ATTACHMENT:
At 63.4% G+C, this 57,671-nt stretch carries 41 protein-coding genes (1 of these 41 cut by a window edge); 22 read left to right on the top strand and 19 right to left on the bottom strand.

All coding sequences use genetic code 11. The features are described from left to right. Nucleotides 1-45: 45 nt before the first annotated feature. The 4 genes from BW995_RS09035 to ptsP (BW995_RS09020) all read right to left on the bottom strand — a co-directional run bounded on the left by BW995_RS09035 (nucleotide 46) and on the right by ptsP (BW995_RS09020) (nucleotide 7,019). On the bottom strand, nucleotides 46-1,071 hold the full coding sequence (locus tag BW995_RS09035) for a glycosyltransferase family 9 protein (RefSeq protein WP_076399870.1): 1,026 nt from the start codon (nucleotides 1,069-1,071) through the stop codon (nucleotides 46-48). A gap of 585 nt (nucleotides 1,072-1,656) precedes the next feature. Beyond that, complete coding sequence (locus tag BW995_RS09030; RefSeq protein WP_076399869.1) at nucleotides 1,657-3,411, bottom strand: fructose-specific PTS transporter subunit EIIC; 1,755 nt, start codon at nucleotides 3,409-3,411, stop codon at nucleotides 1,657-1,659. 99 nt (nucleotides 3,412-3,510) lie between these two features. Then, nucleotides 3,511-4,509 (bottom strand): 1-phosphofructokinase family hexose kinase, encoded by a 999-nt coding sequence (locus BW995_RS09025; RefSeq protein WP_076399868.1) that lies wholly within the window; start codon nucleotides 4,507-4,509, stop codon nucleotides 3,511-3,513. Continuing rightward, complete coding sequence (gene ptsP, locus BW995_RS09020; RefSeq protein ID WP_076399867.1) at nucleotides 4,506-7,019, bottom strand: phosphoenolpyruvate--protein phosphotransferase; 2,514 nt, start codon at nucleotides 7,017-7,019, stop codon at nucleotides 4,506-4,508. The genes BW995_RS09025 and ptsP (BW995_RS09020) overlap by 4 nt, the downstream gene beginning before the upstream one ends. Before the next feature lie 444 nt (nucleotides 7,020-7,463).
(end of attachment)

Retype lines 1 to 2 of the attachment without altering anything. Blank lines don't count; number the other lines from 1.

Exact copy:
At 63.4% G+C, this 57,671-nt stretch carries 41 protein-coding genes (1 of these 41 cut by a window edge); 22 read left to right on the top strand and 19 right to left on the bottom strand.

All coding sequences use genetic code 11. The features are described from left to right. Nucleotides 1-45: 45 nt before the first annotated feature. The 4 genes from BW995_RS09035 to ptsP (BW995_RS09020) all read right to left on the bottom strand — a co-directional run bounded on the left by BW995_RS09035 (nucleotide 46) and on the right by ptsP (BW995_RS09020) (nucleotide 7,019). On the bottom strand, nucleotides 46-1,071 hold the full coding sequence (locus tag BW995_RS09035) for a glycosyltransferase family 9 protein (RefSeq protein WP_076399870.1): 1,026 nt from the start codon (nucleotides 1,069-1,071) through the stop codon (nucleotides 46-48). A gap of 585 nt (nucleotides 1,072-1,656) precedes the next feature. Beyond that, complete coding sequence (locus tag BW995_RS09030; RefSeq protein WP_076399869.1) at nucleotides 1,657-3,411, bottom strand: fructose-specific PTS transporter subunit EIIC; 1,755 nt, start codon at nucleotides 3,409-3,411, stop codon at nucleotides 1,657-1,659. 99 nt (nucleotides 3,412-3,510) lie between these two features. Then, nucleotides 3,511-4,509 (bottom strand): 1-phosphofructokinase family hexose kinase, encoded by a 999-nt coding sequence (locus BW995_RS09025; RefSeq protein WP_076399868.1) that lies wholly within the window; start codon nucleotides 4,507-4,509, stop codon nucleotides 3,511-3,513. Continuing rightward, complete coding sequence (gene ptsP, locus BW995_RS09020; RefSeq protein ID WP_076399867.1) at nucleotides 4,506-7,019, bottom strand: phosphoenolpyruvate--protein phosphotransferase; 2,514 nt, start codon at nucleotides 7,017-7,019, stop codon at nucleotides 4,506-4,508. The genes BW995_RS09025 and ptsP (BW995_RS09020) overlap by 4 nt, the downstream gene beginning before the upstream one ends. Before the next feature lie 444 nt (nucleotides 7,020-7,463).